On her

I love my city, how it breathes out and breathes in. How its edges soften when it finds us needing its warmth. How its humanity materializes when it senses our heart may turn into stone. It speaks to me, every hour of every day. It whispers secrets right into my fingertips, and as they travel through me, I understand the heaviness of its existence, the burden of our footsteps, the quiet desperation of our sighs.

I had always underestimated its magnitude, seeing it as a bowl where five million souls swam in the murky poison of their own concoction. This is partly true, but it is when you die by your own hand that she reveals to you everything that she is, and all that she could be.

I died a few months ago. Pieces of my old self hide in the cracks of pavements I have touched, and walls I have leaned on as I waited for something and someone and everything to fall into place; as I was falling apart.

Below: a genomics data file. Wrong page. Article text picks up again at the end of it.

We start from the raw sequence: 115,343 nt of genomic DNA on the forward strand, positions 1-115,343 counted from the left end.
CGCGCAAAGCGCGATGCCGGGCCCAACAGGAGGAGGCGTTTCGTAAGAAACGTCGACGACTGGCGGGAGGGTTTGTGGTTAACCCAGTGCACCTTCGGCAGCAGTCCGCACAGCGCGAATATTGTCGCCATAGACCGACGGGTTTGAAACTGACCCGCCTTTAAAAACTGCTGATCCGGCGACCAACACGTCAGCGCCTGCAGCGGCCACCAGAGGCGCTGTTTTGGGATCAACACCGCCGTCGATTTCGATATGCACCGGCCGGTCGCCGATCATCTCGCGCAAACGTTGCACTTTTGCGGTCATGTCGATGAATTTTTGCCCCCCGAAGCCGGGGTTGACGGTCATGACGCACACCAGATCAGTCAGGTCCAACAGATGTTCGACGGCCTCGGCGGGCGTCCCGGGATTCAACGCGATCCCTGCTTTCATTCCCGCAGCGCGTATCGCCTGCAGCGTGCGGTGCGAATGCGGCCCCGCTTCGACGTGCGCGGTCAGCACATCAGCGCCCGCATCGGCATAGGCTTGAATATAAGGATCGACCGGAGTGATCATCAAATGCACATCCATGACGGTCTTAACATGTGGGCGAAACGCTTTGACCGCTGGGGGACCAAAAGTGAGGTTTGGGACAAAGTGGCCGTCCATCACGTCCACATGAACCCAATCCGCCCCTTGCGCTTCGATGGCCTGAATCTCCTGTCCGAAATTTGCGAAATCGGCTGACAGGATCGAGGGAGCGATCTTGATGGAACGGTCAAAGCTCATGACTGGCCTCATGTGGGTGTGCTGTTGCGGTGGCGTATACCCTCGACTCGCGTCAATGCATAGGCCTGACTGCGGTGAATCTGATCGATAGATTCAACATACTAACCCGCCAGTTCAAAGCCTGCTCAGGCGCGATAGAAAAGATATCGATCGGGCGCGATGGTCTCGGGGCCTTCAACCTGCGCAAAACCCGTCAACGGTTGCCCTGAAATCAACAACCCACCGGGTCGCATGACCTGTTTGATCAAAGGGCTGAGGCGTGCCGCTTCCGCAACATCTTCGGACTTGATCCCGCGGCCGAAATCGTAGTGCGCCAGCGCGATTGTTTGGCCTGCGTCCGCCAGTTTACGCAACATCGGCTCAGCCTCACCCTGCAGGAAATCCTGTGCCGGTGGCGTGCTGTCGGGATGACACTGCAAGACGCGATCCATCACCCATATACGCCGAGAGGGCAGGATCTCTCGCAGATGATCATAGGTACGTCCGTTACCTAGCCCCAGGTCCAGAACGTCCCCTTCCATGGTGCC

She is beautiful in the complex effervescence of her concrete exterior. When you discover your city, you begin to understand yourself, for she has raised you, cradled you, wept with you, and even when you’ve felt she has left you stranded, she had simply mirrored the emptiness you were projecting.

Most of my sentences used to start with ‘I think’, but now I crave. I see the poison for what it was. I know how comfortably we lie upon a lie and cover ourselves with a blanket we’ve woven out of our misconceptions, self-delusions and the dreams we didn’t fight hard enough for. As they cocooned us we forgot who we were, and we walked around the streets, and drove to work, and supported our drunken bodies on the bricks of this city and blamed it and everyone else for the chaos inside us we never had the discipline to tame.

The imprints are there. The shame is ours. The truth is grey.

I have loved my city like I have loved myself; with difficulty, with patience, and with a clarity that I earned as I uncovered the paper-thin, black layers of its existence. 

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